Monday, April 27, 2009

Defining and Condemning Torture: What It Is, Why It's Wrong

In December 2005 Charles Krauthammer--likely our country's clearest and most persuasive pundit--penned a provocative piece arguing against John McCain's proposal for a complete ban on torture. In response, Joe Carter (now the web editor for First Things) and I convened an online symposium to respond to this essay. Respondents were Darrell Cole, John Jefferson Davis, Daniel Heimbach, Mark Liederbach, Kenneth Magnuson, Albert Mohler, Richard John Neuhaus, and Robert Vischer. (All the essays can be downloaded in one Word file.)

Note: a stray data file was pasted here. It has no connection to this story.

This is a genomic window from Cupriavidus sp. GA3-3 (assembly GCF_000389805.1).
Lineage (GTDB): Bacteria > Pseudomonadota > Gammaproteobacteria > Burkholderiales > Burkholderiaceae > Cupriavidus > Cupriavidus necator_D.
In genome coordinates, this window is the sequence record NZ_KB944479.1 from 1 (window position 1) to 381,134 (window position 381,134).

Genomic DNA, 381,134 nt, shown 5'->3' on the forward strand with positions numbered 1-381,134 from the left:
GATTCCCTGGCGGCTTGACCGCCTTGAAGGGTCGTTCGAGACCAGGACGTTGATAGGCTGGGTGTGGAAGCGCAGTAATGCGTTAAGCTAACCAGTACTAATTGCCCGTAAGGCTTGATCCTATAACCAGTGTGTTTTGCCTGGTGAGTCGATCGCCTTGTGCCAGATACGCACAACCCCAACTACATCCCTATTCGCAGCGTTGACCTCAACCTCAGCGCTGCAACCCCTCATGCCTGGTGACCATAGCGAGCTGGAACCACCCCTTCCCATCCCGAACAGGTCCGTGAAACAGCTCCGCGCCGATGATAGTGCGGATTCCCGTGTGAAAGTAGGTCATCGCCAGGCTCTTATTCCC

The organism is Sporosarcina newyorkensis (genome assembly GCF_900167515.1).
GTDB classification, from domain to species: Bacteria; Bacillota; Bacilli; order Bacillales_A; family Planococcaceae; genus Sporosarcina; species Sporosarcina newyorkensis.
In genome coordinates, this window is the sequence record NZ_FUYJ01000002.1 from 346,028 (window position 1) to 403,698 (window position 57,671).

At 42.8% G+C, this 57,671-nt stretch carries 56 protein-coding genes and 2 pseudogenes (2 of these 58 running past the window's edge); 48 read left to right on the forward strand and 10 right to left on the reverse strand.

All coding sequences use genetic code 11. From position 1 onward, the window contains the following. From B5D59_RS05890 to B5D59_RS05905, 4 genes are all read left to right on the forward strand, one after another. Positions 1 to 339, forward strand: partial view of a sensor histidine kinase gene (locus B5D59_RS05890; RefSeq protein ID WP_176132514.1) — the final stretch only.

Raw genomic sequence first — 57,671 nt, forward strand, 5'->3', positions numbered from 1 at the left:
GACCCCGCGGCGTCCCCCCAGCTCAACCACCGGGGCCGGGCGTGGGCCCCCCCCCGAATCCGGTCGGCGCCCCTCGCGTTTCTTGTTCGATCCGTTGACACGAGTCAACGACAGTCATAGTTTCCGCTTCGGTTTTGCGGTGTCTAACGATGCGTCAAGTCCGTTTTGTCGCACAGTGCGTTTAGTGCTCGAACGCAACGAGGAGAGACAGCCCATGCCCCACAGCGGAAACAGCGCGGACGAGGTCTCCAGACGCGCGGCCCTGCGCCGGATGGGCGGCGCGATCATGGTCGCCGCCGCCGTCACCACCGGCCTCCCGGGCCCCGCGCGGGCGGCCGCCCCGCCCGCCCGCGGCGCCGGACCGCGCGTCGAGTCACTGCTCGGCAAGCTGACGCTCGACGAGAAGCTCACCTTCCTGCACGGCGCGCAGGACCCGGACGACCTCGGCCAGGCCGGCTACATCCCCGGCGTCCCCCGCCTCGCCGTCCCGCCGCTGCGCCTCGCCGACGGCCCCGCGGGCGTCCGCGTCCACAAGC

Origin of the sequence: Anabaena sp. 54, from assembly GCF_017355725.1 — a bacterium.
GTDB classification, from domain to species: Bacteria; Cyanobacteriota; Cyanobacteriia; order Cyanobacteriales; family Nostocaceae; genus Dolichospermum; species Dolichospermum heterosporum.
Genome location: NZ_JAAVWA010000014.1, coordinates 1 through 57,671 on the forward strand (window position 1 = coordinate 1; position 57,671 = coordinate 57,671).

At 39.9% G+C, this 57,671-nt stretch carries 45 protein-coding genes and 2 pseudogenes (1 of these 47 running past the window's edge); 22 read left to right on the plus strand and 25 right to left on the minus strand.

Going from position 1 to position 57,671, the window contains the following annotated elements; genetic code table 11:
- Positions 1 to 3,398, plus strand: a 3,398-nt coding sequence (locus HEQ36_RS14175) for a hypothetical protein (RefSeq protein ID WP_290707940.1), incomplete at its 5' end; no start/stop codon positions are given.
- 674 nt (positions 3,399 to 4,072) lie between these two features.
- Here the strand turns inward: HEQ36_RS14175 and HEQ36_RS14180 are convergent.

Torture, of course, is back in the news. Christopher Tollefsen, Professor of Philosophy at the University of South Carolina, has now written a clear and helpful piece from a natural law perspective. He argues that if torture involves intentionally damaging someone's bodily or personal integrity, then it is intrinsically wrong, which means that no consequentialist arguments for it can be valid. Read the whole thing to see his arguments and qualifications. It's an important essay.